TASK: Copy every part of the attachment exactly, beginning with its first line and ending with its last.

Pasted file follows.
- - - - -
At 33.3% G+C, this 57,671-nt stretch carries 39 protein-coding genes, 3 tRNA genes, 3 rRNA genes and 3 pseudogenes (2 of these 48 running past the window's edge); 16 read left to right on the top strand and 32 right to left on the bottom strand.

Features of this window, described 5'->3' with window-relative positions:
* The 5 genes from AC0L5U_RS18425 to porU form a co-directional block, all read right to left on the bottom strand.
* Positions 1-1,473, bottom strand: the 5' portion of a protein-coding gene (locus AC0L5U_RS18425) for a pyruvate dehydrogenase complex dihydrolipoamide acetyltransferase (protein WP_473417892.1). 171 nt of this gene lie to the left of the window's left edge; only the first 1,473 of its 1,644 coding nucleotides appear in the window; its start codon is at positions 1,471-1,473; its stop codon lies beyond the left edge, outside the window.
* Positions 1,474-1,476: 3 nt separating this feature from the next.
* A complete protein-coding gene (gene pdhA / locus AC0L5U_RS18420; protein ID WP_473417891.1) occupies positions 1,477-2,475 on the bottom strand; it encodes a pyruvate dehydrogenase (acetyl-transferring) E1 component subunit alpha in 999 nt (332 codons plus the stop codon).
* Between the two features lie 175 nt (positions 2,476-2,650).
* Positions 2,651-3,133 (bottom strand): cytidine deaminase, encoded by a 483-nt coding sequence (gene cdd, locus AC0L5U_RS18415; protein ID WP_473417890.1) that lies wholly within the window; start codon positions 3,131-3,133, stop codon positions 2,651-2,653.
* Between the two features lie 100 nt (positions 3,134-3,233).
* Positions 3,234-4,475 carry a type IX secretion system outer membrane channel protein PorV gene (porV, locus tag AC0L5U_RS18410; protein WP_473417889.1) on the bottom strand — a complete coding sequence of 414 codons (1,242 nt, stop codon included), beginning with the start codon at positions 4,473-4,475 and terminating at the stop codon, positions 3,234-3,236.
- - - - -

At 33.3% G+C, this 57,671-nt stretch carries 39 protein-coding genes, 3 tRNA genes, 3 rRNA genes and 3 pseudogenes (2 of these 48 running past the window's edge); 16 read left to right on the top strand and 32 right to left on the bottom strand.

Features of this window, described 5'->3' with window-relative positions:
* The 5 genes from AC0L5U_RS18425 to porU form a co-directional block, all read right to left on the bottom strand.
* Positions 1-1,473, bottom strand: the 5' portion of a protein-coding gene (locus AC0L5U_RS18425) for a pyruvate dehydrogenase complex dihydrolipoamide acetyltransferase (protein WP_473417892.1). 171 nt of this gene lie to the left of the window's left edge; only the first 1,473 of its 1,644 coding nucleotides appear in the window; its start codon is at positions 1,471-1,473; its stop codon lies beyond the left edge, outside the window.
* Positions 1,474-1,476: 3 nt separating this feature from the next.
* A complete protein-coding gene (gene pdhA / locus AC0L5U_RS18420; protein ID WP_473417891.1) occupies positions 1,477-2,475 on the bottom strand; it encodes a pyruvate dehydrogenase (acetyl-transferring) E1 component subunit alpha in 999 nt (332 codons plus the stop codon).
* Between the two features lie 175 nt (positions 2,476-2,650).
* Positions 2,651-3,133 (bottom strand): cytidine deaminase, encoded by a 483-nt coding sequence (gene cdd, locus AC0L5U_RS18415; protein ID WP_473417890.1) that lies wholly within the window; start codon positions 3,131-3,133, stop codon positions 2,651-2,653.
* Between the two features lie 100 nt (positions 3,134-3,233).
* Positions 3,234-4,475 carry a type IX secretion system outer membrane channel protein PorV gene (porV, locus tag AC0L5U_RS18410; protein WP_473417889.1) on the bottom strand — a complete coding sequence of 414 codons (1,242 nt, stop codon included), beginning with the start codon at positions 4,473-4,475 and terminating at the stop codon, positions 3,234-3,236.